The event includes attributes. For example, in the embodiment shown, the event includes an identifier of the user interface area containing the application that caused the event to be generated. For example, the user interface area may include a word-processing application. When the user completes a section of text, which is signaled when the user enters a punctuation mark, for example, an event is generated. The event includes an identifier of the word-processing application. The event may also include one or more keywords. The query system 132 associates the keyword(s) with the user interface area 204. The association may be stored in memory or otherwise persist. For instance, in one embodiment, a word processing application executes within a user interface area. When the user completes the typing of a sentence by, for example, entering a period, an event is generated. The event may comprise an identifier of the user interface area as well as a keyword or keywords from the sentence that the user just completed. The query system 132 saves the association between the keyword and the user interface area.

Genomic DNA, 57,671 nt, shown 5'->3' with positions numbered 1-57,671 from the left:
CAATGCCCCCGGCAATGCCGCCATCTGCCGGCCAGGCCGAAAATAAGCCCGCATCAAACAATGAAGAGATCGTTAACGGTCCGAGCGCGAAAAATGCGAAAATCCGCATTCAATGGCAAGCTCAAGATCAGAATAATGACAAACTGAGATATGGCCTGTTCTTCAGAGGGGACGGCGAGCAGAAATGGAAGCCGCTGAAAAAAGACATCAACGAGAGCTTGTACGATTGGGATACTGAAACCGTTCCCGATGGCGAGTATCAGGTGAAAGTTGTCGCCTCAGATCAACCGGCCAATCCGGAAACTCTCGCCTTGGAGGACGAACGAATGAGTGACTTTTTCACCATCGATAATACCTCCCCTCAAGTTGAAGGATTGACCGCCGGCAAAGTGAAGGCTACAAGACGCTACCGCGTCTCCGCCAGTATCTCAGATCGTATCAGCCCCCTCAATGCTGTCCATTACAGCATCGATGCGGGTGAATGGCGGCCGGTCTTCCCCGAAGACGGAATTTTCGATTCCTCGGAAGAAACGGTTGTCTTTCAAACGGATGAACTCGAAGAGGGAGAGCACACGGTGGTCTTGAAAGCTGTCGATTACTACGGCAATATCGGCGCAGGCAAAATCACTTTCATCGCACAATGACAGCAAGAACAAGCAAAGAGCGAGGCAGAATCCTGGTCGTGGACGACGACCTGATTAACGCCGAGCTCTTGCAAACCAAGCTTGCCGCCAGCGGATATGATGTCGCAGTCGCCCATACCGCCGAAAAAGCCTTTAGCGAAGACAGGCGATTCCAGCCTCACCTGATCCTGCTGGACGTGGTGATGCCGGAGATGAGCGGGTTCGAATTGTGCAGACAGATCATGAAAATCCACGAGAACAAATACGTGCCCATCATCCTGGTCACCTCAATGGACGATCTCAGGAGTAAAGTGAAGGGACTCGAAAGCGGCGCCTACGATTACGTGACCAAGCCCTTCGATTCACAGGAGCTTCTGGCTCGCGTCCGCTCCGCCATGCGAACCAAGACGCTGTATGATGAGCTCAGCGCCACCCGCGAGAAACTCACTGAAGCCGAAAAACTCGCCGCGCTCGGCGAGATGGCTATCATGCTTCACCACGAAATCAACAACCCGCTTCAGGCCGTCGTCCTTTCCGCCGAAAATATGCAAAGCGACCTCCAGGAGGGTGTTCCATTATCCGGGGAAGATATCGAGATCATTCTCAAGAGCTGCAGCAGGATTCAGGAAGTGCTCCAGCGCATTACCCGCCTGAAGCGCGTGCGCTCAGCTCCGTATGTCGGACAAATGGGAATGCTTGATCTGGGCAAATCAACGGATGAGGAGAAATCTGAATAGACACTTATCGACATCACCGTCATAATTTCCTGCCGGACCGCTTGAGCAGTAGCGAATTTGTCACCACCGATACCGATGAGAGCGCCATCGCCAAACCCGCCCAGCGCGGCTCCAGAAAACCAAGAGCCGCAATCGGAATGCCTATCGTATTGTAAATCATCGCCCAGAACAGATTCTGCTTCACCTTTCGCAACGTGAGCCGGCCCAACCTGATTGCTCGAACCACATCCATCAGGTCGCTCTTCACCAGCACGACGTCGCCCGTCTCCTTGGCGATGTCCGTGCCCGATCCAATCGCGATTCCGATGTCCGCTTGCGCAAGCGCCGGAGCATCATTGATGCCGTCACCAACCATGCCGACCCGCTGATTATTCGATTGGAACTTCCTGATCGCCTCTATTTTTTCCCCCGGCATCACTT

Subsequently, the query system 132 receives a signal indicating that the user interface area with which the keyword or keywords is associated is active 206. For instance, the user may receive an email message and click on the email program to access the message. The query system 132 receives a signal indicating the user interface area associated with the email program is now active. Subsequently, the user clicks on the user interface area in which the word processing application is executing. The query system 132 receives a signal indicating that the user interface area associated with the email program is now inactive, and that the user interface area associated with the word processing program is now active.
After receiving the signal or in response to receiving the signal, the query system 132 generates an implicit query 210. Since the user interface area is active, the embodiment shown in
The query system 132 causes the search result to be executed against a global or local index 210. In the embodiment shown, the query system receives the search result or results 212 and causes them to be output to a user 214. For example, the query system 132 may receive or generate an HTML page including the search results and transmit the HTML page to the client 102 a.
Subsequently, the query system 132 receives a signal indicating that the application user interface area is inactive 306. For instance, if the user clicks on another application in a different user interface area, the user interface area that is the source of the signal becomes inactive. In the embodiment shown in